He completed 20 touchdowns and threw for 3,200 yards in his NFL debut season. The 2011 Heisman Trophy winner, Robert Griffin III, also known as RG3, reinvigorated the Washington Redskins and helped them post a 10-6 season record.
He’s board certified in emergency and undersea and hyperbaric medicine, and passed rigorous evaluations to be named a fellow in three American boards of medical specialties. The Wound Center’s medical director, Thomas Gilbert III, D.O., FACEP, FAPWCA, FACHM, also known as TG3, built Meritus Medical Center’s Wound Center and redefined wound care in the tri-state area.
Anne Gill (AG): How have you created a buzz in wound care?
Dr. Gilbert (TG3): It’s really about our strong patient outcomes and word of mouth. We have a wound care team that’s dedicated to exceptional patient care. Many of our patients come to us with multiple chronic wounds or wounds that won’t heal. We look at these situations as challenges.
AG: What types of wounds do you treat?
TG3: Post-surgical wounds, pressure ulcers, diabetic foot ulcers, wounds associated with bone infections, wounds as a result of soft tissue radiation injury from radiation therapy and any chronic wound which won’t heal.
AG: Tell me about your defensive game. How do you tackle chronic wounds?
TG3: First, we look at the patient’s vascular supply and its ability to heal a wound. We assess whether there’s bacteria in the wound, or if the wound is not improving after two to three weeks, we then re-evaluate as a team and look for other treatment options. One option is the use of hyperbaric oxygen therapy for certain wound types such as diabetic foot ulcers, bone infections, graft failures or radiation injury. Hyperbaric oxygen therapy places the patient in a 100% oxygen enriched environment under pressure. This environment enriches the tissues with oxygen and promotes the development of new blood vessels near the wound. It also enhances the effectiveness of certain antibiotics. Another treatment option is the use of bio-engineered skin substitutes to support wound closure. These skin substitutes contain fibroblasts, keratinocytes and growth factors stimulating new tissue growth.
AG: Talk about the Center’s journey into the big league. How did it all begin?
TG3: When we first started, we’d see only six patients on some days. We reached out to people in Washington County, Chambersburg and Martinsburg. Soon our results spoke for themselves. Today, patients come from as far as Winchester and Reston, Virginia, and Cumberland, Maryland. As our volume grows, we continue to add dynamic staff to our team.
AG: It sounds like you have a good record. Let’s talk stats.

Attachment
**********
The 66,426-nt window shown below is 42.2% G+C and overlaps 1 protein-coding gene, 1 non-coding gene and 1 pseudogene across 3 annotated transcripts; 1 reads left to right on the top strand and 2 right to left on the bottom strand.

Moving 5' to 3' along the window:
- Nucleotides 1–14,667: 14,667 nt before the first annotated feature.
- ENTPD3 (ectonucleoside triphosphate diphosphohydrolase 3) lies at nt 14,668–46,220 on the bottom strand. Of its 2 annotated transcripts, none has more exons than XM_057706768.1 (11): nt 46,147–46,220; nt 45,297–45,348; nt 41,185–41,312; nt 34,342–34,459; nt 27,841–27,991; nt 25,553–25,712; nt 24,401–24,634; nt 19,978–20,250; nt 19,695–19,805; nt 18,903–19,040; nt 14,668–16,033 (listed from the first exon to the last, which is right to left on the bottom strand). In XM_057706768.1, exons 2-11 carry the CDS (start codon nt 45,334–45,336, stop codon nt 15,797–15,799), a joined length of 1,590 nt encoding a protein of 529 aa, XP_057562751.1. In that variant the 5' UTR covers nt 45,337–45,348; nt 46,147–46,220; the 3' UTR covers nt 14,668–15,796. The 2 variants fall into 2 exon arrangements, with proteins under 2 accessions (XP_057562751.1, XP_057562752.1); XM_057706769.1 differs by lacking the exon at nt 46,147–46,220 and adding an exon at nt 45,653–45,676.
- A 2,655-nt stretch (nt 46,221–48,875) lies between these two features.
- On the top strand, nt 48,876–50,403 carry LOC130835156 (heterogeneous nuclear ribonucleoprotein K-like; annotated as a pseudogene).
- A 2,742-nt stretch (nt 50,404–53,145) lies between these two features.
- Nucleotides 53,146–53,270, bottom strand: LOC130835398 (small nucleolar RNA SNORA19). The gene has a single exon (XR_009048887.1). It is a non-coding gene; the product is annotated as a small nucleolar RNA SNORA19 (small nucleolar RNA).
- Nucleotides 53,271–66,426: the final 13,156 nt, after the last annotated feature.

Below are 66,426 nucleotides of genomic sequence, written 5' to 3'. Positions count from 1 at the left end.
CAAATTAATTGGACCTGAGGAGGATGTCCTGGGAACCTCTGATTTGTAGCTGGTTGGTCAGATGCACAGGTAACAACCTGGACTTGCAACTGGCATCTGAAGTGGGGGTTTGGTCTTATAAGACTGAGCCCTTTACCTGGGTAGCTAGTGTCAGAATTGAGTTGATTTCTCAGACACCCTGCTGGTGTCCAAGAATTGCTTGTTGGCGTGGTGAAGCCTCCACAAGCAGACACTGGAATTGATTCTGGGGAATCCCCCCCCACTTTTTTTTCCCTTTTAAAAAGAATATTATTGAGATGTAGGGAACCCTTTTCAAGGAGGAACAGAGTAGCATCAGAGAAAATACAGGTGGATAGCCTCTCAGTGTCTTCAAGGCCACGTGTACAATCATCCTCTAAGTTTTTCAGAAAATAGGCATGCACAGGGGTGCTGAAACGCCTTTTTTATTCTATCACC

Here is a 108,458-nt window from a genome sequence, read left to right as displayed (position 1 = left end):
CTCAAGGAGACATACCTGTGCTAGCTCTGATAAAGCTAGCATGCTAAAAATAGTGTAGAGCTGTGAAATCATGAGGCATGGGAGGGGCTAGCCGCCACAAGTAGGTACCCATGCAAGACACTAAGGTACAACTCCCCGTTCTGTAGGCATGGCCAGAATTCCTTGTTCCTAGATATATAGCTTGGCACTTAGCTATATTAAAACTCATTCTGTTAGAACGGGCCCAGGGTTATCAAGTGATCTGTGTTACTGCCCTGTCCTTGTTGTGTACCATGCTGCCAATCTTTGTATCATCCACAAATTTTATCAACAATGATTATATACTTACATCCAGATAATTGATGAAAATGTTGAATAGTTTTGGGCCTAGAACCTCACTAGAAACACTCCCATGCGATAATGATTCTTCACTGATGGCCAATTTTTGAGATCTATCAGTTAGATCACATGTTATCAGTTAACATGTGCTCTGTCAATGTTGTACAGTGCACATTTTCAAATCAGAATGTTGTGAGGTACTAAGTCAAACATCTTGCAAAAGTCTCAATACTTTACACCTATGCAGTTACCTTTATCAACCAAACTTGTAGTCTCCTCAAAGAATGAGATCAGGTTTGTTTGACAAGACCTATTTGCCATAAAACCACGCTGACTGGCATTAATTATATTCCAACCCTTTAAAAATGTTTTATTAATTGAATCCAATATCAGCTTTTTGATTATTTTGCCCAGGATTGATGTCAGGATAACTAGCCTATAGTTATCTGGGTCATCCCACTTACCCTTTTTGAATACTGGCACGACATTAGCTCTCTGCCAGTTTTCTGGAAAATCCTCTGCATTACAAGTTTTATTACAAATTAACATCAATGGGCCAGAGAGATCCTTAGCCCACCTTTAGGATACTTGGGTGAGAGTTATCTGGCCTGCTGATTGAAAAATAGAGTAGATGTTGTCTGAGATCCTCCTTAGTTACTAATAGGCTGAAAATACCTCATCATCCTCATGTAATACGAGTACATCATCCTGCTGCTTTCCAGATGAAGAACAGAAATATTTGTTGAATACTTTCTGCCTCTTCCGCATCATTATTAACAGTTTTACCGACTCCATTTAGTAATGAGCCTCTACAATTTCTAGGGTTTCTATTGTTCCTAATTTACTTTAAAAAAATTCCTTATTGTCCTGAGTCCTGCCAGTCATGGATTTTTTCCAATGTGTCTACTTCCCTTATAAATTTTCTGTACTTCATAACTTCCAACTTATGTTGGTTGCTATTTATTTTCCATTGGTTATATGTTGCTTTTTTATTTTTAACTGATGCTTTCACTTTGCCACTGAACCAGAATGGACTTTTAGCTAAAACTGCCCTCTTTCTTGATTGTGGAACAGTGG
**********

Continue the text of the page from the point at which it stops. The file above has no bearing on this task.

TG3: We are tied into a wound expert program that compares our patient volumes, types of patients seen and best practices with 350 other wound care centers. The national average for limb amputation is 3%; we’re at less than 1%. Most chronic wounds heal in 16 weeks; we have it down to 12 weeks.
AG: In healthcare, stats talk volumes, but so does patient satisfaction. You appear to have some raving fans.
TG3: First, we do our best to bring new patients in within 24 hours—no waiting. And, we look at the patient holistically. How can we help the patient? We look at his/her nutritional status; how well-controlled is diabetes and blood pressure? We manage the IV antibiotics and the patient’s blood glucose and check renal function, particularly if we place him/her on antibiotics that may interfere with kidney function. Our nurses make sure patients have the answers to their questions before they leave. If a patient needs to be admitted to Meritus Medical Center, we fast track them in.
AG: Any thoughts on the competition?
TG3: Our patient outcomes speak volumes, but so do our team members. Our physicians are board certified in hyperbaric, emergency and internal medicine, so there’s not much that gets by us. Our Wound Center team includes hyperbaric certified nurses and respiratory therapists.
AG: What’s your Heisman Trophy?
TG3: We received accreditation as a clinical hyperbaric facility by the Undersea and Hyperbaric Medical Society (UHMS) last fall. The accreditation involves a thorough review of the Wound Center’s staffing, training, equipment and patient processes. UHMS patient care standards are closely aligned with nationally established Joint Commission standards so patients can come to us knowing they’re receiving expert care.